In another Cultural Insight, one of the natives mentions that listening to these stories was like watching TV or a movie. It is just as powerful and vivid as any movie or TV show and playing Never Alone allows you to experience firsthand just how powerful and vivid these stories can be.
According to Upper One Games, “Never Alone is the first title in a very exciting new kind of so-called “World Games”. These are drawing fully on the complex richness of one-of-a-kind cultures and communities to create fascinating and complex game worlds targeted at global audiences.”
In my opinion, this is a very clever way of learning. Also, video game testers were impressed with it. Imagine being able to learn about other cultures and their history through games. Think about history teachers using these “World Games” as tools to teach a class.
Basically being able to utilize a game to completely submerge yourself into a culture. The world just might be a bit more open-minded and understanding of others if this were the case.
When looking at the gameplay of Never Alone, I loved the subtle details that make the game seem more realistic. For example, the game keeps in perspective the physical abilities of the child. Although she may be experienced in taking care of herself, some things such as jumping from too high ledges will kill her.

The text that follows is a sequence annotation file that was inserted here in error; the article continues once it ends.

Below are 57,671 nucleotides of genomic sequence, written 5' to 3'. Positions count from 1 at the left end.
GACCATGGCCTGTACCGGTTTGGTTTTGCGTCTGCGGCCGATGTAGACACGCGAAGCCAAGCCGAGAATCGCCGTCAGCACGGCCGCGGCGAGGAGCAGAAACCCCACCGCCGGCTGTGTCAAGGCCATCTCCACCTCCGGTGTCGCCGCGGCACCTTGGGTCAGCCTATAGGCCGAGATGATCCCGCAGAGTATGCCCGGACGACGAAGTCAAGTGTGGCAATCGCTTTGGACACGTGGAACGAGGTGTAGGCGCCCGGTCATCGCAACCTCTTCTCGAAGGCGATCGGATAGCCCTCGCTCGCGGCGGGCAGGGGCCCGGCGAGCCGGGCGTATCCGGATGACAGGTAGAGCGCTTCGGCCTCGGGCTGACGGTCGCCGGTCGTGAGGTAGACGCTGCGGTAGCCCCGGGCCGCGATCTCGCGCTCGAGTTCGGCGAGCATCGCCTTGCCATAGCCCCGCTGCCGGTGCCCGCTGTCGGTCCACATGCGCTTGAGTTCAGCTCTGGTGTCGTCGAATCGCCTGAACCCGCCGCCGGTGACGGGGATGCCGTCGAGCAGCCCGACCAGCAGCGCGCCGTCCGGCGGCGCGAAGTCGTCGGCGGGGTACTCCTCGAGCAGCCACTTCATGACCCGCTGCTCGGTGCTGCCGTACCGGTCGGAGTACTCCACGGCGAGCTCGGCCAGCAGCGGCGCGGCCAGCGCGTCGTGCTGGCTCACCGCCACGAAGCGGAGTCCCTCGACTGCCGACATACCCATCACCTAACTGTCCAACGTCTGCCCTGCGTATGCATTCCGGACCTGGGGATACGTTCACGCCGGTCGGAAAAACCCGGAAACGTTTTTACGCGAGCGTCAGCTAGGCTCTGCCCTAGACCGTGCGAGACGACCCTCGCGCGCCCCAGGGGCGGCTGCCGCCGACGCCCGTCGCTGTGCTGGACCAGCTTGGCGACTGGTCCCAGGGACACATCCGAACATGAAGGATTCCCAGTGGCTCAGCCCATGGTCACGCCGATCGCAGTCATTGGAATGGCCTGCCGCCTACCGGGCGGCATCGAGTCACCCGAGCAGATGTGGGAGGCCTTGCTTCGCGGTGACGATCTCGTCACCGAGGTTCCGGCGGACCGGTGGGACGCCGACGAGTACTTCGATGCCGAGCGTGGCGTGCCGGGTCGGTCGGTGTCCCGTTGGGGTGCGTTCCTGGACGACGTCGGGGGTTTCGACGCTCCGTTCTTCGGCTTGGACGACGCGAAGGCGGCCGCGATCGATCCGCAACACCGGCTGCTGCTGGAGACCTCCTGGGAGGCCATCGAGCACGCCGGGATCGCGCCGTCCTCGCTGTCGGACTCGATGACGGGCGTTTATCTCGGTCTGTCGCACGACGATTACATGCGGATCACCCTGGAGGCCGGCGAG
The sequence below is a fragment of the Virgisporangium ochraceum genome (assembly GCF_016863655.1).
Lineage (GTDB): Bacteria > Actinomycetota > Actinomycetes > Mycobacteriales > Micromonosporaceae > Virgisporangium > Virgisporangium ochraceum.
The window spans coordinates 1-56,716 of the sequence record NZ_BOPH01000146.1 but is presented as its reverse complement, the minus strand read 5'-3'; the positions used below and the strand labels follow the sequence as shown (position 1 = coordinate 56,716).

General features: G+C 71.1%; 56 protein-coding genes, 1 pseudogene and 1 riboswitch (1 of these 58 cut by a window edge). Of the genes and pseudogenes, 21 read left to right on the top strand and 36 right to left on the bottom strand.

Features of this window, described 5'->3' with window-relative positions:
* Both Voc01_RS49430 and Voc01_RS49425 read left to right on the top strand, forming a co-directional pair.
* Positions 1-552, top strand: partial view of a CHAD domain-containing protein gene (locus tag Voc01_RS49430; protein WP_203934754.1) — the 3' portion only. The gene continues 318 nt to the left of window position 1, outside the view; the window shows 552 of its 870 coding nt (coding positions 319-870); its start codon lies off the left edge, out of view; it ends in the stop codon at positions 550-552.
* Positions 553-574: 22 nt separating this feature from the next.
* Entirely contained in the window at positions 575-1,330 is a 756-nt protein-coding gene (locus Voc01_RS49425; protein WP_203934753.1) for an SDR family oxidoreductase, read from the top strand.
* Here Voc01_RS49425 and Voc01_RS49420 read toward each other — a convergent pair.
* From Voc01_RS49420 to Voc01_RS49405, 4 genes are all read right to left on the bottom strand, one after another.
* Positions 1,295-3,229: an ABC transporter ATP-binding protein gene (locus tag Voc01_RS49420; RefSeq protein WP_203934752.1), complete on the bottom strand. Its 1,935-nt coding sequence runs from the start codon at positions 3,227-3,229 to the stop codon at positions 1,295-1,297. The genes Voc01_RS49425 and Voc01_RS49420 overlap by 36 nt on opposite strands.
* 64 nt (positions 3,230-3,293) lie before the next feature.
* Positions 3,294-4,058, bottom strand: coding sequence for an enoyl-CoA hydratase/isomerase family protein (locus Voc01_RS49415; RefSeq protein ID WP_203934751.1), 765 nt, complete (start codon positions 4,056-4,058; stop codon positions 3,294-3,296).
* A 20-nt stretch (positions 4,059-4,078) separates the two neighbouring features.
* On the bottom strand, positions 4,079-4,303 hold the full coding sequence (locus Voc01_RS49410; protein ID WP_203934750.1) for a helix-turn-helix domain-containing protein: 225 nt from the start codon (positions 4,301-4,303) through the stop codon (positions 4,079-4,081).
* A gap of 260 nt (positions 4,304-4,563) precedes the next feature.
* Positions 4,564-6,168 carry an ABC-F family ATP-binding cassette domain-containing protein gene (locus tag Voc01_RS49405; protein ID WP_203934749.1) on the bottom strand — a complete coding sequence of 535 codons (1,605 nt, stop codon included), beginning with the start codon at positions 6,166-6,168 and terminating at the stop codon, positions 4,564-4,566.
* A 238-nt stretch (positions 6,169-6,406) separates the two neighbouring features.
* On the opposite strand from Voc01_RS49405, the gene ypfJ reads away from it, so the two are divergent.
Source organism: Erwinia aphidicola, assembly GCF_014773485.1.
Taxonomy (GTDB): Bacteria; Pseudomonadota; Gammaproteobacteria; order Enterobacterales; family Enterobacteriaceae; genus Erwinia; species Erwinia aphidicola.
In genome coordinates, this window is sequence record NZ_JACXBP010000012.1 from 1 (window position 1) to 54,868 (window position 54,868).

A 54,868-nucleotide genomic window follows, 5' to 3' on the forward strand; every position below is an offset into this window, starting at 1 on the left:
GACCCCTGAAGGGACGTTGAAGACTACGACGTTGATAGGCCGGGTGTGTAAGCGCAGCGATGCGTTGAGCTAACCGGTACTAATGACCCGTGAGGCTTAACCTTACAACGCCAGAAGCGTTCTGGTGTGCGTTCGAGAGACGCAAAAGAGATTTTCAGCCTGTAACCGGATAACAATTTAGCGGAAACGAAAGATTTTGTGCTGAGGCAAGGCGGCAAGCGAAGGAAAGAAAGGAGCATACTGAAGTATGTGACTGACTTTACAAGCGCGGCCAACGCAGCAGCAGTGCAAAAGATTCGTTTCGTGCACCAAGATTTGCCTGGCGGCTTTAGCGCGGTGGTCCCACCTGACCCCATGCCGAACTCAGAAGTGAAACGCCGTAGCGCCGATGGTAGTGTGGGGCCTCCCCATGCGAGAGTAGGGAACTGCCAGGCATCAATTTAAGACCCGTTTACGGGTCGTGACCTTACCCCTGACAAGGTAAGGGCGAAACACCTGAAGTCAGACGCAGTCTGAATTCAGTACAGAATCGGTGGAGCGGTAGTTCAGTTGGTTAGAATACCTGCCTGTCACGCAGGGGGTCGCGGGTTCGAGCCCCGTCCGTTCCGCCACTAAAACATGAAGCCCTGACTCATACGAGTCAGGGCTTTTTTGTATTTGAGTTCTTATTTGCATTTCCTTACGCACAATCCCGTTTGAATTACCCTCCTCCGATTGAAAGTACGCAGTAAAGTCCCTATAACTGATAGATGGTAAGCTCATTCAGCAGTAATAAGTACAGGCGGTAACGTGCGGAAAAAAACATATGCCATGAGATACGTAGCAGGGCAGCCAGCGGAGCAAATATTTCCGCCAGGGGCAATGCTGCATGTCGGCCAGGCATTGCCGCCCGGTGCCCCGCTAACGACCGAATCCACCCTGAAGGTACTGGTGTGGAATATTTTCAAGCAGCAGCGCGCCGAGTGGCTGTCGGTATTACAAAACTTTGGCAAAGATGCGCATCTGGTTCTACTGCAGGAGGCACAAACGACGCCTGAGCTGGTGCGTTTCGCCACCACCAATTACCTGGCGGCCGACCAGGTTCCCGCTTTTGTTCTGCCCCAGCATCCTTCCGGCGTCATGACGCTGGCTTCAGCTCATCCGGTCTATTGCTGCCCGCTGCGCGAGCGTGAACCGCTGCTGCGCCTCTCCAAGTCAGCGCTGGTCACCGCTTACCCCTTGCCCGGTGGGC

Another aspect that is similar to Limbo is the fact that Never Alone is a game that builds on itself. As you traverse through the game you come across many challenges, as one would imagine for a little girl and a fox journeying through the icy tundra.
These challenges force you to think and come up with strategies. Then similar to an exam, the bosses that you face put everything you’ve learned so far to the test.
As the game comes to a close the narrator says, “I have heard Nasruk tell the story that way,” which brings us full circle back to the beginning where I mentioned that Never Alone is a story being told. You are reminded of this at the end of the game, left only with your thoughts as you reminisce about the story.
Never Alone is not merely a game, it is a story that has been told to you, the audience. It’s not about how to make money online playing games. And from that story, I believe, the storyteller wants you to take with you the fact that within the Iñupiaq culture, there is a strong and deep connection between humans, animals, and nature. Even when you are lost with no one around, you are never alone.
“If you ever need to find your way home again just look up for me.”